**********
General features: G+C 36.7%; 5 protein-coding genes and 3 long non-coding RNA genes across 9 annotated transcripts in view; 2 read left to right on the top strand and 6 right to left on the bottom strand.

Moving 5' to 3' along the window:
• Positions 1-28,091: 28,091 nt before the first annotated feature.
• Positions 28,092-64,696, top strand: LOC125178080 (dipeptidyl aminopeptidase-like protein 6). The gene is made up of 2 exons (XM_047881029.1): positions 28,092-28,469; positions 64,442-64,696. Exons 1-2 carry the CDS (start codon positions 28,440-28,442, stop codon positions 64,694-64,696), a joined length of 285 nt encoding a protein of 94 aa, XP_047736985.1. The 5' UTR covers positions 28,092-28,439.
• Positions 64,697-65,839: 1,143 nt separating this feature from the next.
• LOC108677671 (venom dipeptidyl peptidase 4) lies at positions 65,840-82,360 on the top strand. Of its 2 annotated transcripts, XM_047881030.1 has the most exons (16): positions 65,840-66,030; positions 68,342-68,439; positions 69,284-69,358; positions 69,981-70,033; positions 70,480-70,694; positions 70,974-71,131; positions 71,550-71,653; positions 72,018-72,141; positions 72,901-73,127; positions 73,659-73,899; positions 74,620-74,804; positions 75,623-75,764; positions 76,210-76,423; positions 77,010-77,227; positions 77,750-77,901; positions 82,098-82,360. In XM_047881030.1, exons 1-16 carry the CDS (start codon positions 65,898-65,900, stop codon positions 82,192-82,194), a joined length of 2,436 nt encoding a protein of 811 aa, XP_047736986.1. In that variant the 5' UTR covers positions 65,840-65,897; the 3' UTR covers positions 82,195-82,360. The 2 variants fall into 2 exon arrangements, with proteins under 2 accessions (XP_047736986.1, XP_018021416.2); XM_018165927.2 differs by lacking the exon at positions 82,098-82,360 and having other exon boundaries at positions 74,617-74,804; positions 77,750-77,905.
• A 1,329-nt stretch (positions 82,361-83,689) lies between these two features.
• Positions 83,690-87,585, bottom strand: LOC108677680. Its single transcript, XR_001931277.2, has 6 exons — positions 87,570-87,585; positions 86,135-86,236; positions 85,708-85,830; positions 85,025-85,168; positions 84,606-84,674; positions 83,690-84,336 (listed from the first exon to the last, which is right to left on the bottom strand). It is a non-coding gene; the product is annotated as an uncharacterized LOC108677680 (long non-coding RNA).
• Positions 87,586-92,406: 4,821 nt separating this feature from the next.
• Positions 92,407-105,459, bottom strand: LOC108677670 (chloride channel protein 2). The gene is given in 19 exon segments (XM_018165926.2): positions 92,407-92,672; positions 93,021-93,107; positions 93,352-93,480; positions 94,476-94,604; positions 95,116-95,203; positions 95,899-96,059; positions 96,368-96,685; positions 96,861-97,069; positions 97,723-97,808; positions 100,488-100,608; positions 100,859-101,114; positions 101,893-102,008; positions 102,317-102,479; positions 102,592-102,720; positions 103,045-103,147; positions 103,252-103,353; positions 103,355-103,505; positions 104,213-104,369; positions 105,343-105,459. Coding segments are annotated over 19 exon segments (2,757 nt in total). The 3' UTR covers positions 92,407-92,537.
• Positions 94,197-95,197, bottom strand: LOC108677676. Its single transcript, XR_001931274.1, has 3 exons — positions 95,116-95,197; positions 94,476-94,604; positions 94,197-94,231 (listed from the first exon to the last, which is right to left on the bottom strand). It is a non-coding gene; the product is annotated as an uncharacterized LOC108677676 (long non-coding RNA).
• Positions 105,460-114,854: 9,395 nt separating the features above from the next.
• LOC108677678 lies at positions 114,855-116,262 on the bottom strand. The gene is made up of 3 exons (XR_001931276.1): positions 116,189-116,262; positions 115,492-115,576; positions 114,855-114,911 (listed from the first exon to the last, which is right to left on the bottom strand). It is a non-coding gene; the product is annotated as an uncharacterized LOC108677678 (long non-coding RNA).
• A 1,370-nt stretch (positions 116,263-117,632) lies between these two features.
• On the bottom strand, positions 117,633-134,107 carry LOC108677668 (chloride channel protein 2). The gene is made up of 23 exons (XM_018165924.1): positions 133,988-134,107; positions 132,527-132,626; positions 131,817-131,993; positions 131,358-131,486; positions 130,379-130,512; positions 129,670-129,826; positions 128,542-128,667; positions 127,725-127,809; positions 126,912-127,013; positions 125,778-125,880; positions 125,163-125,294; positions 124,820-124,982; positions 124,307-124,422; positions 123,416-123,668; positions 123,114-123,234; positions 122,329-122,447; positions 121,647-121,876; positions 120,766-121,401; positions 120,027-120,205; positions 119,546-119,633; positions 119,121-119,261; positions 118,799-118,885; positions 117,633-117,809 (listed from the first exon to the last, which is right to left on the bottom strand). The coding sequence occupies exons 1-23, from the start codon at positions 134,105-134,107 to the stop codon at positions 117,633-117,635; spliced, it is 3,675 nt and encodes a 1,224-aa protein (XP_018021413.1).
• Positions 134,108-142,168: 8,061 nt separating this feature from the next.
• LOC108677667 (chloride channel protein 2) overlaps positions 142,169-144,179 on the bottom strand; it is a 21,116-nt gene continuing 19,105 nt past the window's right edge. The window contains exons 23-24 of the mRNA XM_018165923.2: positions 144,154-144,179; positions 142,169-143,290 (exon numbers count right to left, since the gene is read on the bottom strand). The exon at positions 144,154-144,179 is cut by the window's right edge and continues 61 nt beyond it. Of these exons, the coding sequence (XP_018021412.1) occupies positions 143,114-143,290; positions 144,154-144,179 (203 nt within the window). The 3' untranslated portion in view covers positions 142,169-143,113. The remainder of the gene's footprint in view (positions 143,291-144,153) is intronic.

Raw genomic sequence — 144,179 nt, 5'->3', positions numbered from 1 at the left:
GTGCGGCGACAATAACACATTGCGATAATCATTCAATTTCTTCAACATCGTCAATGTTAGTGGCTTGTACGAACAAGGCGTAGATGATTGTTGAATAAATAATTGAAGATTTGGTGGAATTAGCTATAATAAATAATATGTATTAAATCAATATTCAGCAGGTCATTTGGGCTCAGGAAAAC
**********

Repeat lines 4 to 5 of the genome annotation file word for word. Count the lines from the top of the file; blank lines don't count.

• Positions 28,092-64,696, top strand: LOC125178080 (dipeptidyl aminopeptidase-like protein 6). The gene is made up of 2 exons (XM_047881029.1): positions 28,092-28,469; positions 64,442-64,696. Exons 1-2 carry the CDS (start codon positions 28,440-28,442, stop codon positions 64,694-64,696), a joined length of 285 nt encoding a protein of 94 aa, XP_047736985.1. The 5' UTR covers positions 28,092-28,439.
• Positions 64,697-65,839: 1,143 nt separating this feature from the next.